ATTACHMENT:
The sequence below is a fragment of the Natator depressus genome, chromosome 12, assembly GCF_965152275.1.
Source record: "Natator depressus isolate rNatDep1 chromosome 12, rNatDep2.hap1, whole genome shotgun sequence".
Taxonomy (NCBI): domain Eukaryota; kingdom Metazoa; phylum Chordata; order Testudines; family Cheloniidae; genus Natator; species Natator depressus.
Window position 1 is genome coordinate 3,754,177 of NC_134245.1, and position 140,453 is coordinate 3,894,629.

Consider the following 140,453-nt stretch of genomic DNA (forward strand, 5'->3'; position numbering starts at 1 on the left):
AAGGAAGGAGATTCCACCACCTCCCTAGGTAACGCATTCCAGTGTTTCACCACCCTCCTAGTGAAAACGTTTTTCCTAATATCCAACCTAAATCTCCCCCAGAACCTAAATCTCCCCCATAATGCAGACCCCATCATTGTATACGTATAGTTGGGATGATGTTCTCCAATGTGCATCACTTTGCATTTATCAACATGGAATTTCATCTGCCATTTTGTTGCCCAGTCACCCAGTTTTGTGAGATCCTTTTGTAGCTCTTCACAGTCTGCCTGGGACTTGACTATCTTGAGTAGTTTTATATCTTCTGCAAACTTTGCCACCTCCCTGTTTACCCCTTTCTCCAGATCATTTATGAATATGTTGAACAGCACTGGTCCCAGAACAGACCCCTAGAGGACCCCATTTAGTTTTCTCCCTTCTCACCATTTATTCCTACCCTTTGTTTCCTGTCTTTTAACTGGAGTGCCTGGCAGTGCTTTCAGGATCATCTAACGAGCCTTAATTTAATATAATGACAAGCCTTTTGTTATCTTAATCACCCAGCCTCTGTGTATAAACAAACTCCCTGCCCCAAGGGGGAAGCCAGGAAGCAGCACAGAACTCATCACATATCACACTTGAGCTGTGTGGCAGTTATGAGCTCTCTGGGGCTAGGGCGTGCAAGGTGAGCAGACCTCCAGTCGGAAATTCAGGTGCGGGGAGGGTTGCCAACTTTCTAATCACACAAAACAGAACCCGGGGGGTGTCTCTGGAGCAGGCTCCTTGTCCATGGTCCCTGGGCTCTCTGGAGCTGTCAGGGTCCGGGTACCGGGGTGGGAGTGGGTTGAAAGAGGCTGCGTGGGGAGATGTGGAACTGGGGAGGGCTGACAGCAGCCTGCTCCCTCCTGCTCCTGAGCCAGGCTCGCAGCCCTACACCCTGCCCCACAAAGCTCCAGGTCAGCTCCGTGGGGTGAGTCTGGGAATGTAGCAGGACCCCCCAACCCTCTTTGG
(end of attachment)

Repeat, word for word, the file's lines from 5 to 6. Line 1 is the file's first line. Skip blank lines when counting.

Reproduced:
Consider the following 140,453-nt stretch of genomic DNA (forward strand, 5'->3'; position numbering starts at 1 on the left):
AAGGAAGGAGATTCCACCACCTCCCTAGGTAACGCATTCCAGTGTTTCACCACCCTCCTAGTGAAAACGTTTTTCCTAATATCCAACCTAAATCTCCCCCAGAACCTAAATCTCCCCCATAATGCAGACCCCATCATTGTATACGTATAGTTGGGATGATGTTCTCCAATGTGCATCACTTTGCATTTATCAACATGGAATTTCATCTGCCATTTTGTTGCCCAGTCACCCAGTTTTGTGAGATCCTTTTGTAGCTCTTCACAGTCTGCCTGGGACTTGACTATCTTGAGTAGTTTTATATCTTCTGCAAACTTTGCCACCTCCCTGTTTACCCCTTTCTCCAGATCATTTATGAATATGTTGAACAGCACTGGTCCCAGAACAGACCCCTAGAGGACCCCATTTAGTTTTCTCCCTTCTCACCATTTATTCCTACCCTTTGTTTCCTGTCTTTTAACTGGAGTGCCTGGCAGTGCTTTCAGGATCATCTAACGAGCCTTAATTTAATATAATGACAAGCCTTTTGTTATCTTAATCACCCAGCCTCTGTGTATAAACAAACTCCCTGCCCCAAGGGGGAAGCCAGGAAGCAGCACAGAACTCATCACATATCACACTTGAGCTGTGTGGCAGTTATGAGCTCTCTGGGGCTAGGGCGTGCAAGGTGAGCAGACCTCCAGTCGGAAATTCAGGTGCGGGGAGGGTTGCCAACTTTCTAATCACACAAAACAGAACCCGGGGGGTGTCTCTGGAGCAGGCTCCTTGTCCATGGTCCCTGGGCTCTCTGGAGCTGTCAGGGTCCGGGTACCGGGGTGGGAGTGGGTTGAAAGAGGCTGCGTGGGGAGATGTGGAACTGGGGAGGGCTGACAGCAGCCTGCTCCCTCCTGCTCCTGAGCCAGGCTCGCAGCCCTACACCCTGCCCCACAAAGCTCCAGGTCAGCTCCGTGGGGTGAGTCTGGGAATGTAGCAGGACCCCCCAACCCTCTTTGG